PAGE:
careful, the hybrid boards are made of pretty thin ceramic.

--Eric

On Sun, Feb 28, 2021, 9:19 AM Siggi <siggi@undo.com> wrote:

Hey Steve,

The classic fault that causes SPC on these scopes is that the signal relays
on the input attenuator hybrids develop high resistance. They are used to
shunt in the internally generated calibration signal that's used for the
signal path compensation.
I replaced a few of those relays on my TDS784D, which cleared the problem.
The relays were readily available at the time, and I could readily measure
which relays were bad by a simple resistance measurement over the NC
terminals. Clipping the old relays out and soldering on the ceramic hybrid
was a little bit nerve wracking, but definitely very doable.

Siggi

On Sun, Feb 28, 2021 at 9:16 AM Steve Hendrix <SteveHx@hxengineering.com>
wrote:

A year or so ago I bought a TDS784C that seemed to be in pristine
condition except for a missing left rear foot. It powered up and
worked perfectly on every signal I tried it on. I found that I rarely
if ever had an actual need for its high bandwidth (1GHz) and I had
other scopes that met my needs with less bench space, so I sold it on
eBay.

The buyer has been very polite and cooperative, but requests help
with finding a replacement foot, and also reports that he ran a
Signal Path Compensation which reported an error:

"A compensation error has occurred. Examine the error log and note
the message. Then refer this oscilloscope to a qualified service
technician for repair. It is possible to proceed by pressing Clear
Menu. The oscilloscope, however, may not perform according to
specifications."

According to the error log, this error has been present since 2007,
over a decade before i got hold of it.

Can anyone here offer suggestions?

Steve Hendrix












 

Hi Steve,

be aware of buyers that take out or swap parts they need for a defect unit of their own.
A friend once showed me a Tek scope that came back with the processor chip removed from its socket...

cheers
Martin

On 28. Feb 2021, at 23:33, Steve Hendrix <SteveHx@HxEngineering.com <mailto:SteveHx@HxEngineering.com>> wrote:

Well, the buyer has turned uncooperative, said something about just needing a scope to make some measurements on a current project, and has formally requested a return thru eBay. So it looks like I'm out about $120 worth of shipping, and will have a go at fixing the relays when it gets back here. Can anyone guide me as to what type relays, and how many, I need to be looking at? I have the service manual, but they don't seem to drill down to that level of detail. Also, is this a typical contact oxidation problem, that I might be able to clear by repeatedly cycling those relays? What's the best way to tackle this one?

Steve Hendrix


Steve Hendrix
 

At 2021-03-01 12:16 AM, Martin via groups.io wrote:
be aware of buyers that take out or swap parts they need for a defect unit of their own.
A friend once showed me a Tek scope that came back with the processor chip removed from its socket...
Thank you for the heads-up. Is there any way to guard against that?

Steve Hendrix


BRYAN SWAN
 

There is a unit on the usual site if you want to see the relays   item262497920634


 

Steve,

Some time ago I got hold of a 520 digital scope. To my surprise it passed all self tests and looked clean and pristine inside, so I decided to sell it as working OK, with a lot of pics including of the selftest.

The buyer got the item, said its OK but didn't pass selftest and asked for a partial refund. I knew the unit was very well packed, so I became suspicious. I refused and the seller did not really argue about.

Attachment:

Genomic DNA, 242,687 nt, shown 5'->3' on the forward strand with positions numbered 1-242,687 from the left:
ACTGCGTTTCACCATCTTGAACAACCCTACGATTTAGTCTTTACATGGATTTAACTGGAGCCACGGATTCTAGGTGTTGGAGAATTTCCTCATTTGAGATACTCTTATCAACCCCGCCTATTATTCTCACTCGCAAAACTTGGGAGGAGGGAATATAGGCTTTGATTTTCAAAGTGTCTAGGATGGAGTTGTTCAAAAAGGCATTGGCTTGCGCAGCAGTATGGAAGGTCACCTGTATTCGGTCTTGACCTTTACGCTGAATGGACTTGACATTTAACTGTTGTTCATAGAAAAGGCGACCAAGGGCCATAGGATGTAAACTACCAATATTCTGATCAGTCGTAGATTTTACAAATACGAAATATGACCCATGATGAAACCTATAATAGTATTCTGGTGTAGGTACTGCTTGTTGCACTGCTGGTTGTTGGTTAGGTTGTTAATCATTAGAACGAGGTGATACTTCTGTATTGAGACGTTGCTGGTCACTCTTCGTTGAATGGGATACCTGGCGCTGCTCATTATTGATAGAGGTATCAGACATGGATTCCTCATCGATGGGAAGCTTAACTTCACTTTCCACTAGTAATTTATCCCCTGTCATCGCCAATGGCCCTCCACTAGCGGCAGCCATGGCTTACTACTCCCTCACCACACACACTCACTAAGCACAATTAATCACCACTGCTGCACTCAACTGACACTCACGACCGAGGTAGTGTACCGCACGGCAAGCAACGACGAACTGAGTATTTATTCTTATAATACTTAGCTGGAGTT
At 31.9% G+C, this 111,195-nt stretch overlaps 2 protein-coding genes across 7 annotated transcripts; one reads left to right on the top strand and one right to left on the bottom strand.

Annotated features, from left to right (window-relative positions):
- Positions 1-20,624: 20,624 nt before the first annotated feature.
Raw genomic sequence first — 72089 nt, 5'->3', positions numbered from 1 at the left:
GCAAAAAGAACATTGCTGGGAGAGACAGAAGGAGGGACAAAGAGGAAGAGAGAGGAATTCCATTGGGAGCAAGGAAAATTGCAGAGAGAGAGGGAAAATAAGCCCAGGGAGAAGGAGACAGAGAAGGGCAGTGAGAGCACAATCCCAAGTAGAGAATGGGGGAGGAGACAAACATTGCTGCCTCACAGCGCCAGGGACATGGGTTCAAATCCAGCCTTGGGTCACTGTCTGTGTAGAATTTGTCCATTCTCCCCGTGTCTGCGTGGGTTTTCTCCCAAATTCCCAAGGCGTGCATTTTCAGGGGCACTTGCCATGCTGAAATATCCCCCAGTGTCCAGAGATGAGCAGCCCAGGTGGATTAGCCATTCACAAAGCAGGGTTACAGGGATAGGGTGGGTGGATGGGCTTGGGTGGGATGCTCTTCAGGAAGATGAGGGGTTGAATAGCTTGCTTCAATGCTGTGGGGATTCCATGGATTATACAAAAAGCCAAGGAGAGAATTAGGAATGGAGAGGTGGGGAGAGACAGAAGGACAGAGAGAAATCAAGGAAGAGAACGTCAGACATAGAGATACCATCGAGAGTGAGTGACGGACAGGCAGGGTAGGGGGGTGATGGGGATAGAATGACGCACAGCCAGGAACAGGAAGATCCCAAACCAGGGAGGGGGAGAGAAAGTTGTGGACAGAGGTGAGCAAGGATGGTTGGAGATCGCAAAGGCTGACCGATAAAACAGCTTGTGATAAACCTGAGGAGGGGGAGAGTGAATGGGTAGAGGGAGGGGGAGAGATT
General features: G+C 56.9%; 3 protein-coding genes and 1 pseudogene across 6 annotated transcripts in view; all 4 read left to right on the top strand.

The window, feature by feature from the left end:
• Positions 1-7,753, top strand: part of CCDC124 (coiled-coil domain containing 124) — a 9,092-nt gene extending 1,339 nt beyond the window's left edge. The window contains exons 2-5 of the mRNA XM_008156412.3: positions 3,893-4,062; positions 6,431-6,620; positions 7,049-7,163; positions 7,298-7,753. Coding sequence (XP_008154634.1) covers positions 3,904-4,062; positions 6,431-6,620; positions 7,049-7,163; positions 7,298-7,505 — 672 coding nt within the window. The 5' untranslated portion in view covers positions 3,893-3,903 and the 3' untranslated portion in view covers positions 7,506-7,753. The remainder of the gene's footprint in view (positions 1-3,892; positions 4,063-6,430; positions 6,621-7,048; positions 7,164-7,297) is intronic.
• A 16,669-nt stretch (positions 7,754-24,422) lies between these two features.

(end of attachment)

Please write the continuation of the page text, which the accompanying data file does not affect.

As I did not offer to take back in first place, and didn't use paypal or anything similar, Ebay could not interfere. They're trying to change things in Germany these days, so they will be always in the loop. If this suceeds I might not offer anything else than local pickup in future.

cheers
Martin


Steve Hendrix
 

Please contact me offline at SteveHx@HxEngineering.com. Thank you in advance for any info you can provide.

Steve Hendrix

At 2021-03-01 07:32 AM, you wrote:
Steve,

Some time ago I got hold of a 520 digital scope. To my surprise it passed all self tests and looked clean and pristine inside, so I decided to sell it as working OK, with a lot of pics including of the selftest.

The buyer got the item, said its OK but didn't pass selftest and asked for a partial refund. I knew the unit was very well packed, so I became suspicious. I refused and the seller did not really argue about.

As I did not offer to take back in first place, and didn't use paypal or anything similar, Ebay could not interfere. They're trying to change things in Germany these days, so they will be always in the loop. If this suceeds I might not offer anything else than local pickup in future.

cheers
Martin




Siggi
 

On Sun, Feb 28, 2021 at 5:34 PM Steve Hendrix <SteveHx@hxengineering.com>
wrote:

Can anyone guide me as to what type relays,
and how many, I need to be looking at?

Here's an EEVBlog thread with the info:
https://www.eevblog.com/forum/testgear/tektronix-tds784d-successful-attenuator-repair/.
You may want to verify that this information is correct before you order
the relays.
IIRC there are three per attenuator.


Also, is
this a typical contact oxidation problem, that I might be able to
clear by repeatedly cycling those relays?
I took one of the bad relays from an attenuator and cycled it for thousands
of cycles out of the scope, but it didn't seem to help. I even drilled a
hole in the relay to inject some DeOxit then cycled it some more, which
still didn't seem to help.
Maybe if you could run a low current through the contacts as they're
cycled, that'd work, I don't know.


EricJ
 

Lucky for you I happened to have a spare hybrid input board sitting on my bench. Here's a better pic of the relays, you need 4 for each channel, so 16 total to replace them all. You could just check each individually for high resistance in the NC contact as already mentioned too, and replace only the bad ones... But might as well get them all while you're in there IMO.

https://groups.io/g/TekScopes/photo/261338/0?p=Created,,,20,2,0,0


Steve Hendrix
 

Thank you for the pic. That's a big help in knowing what I'm getting into.

Steve Hendrix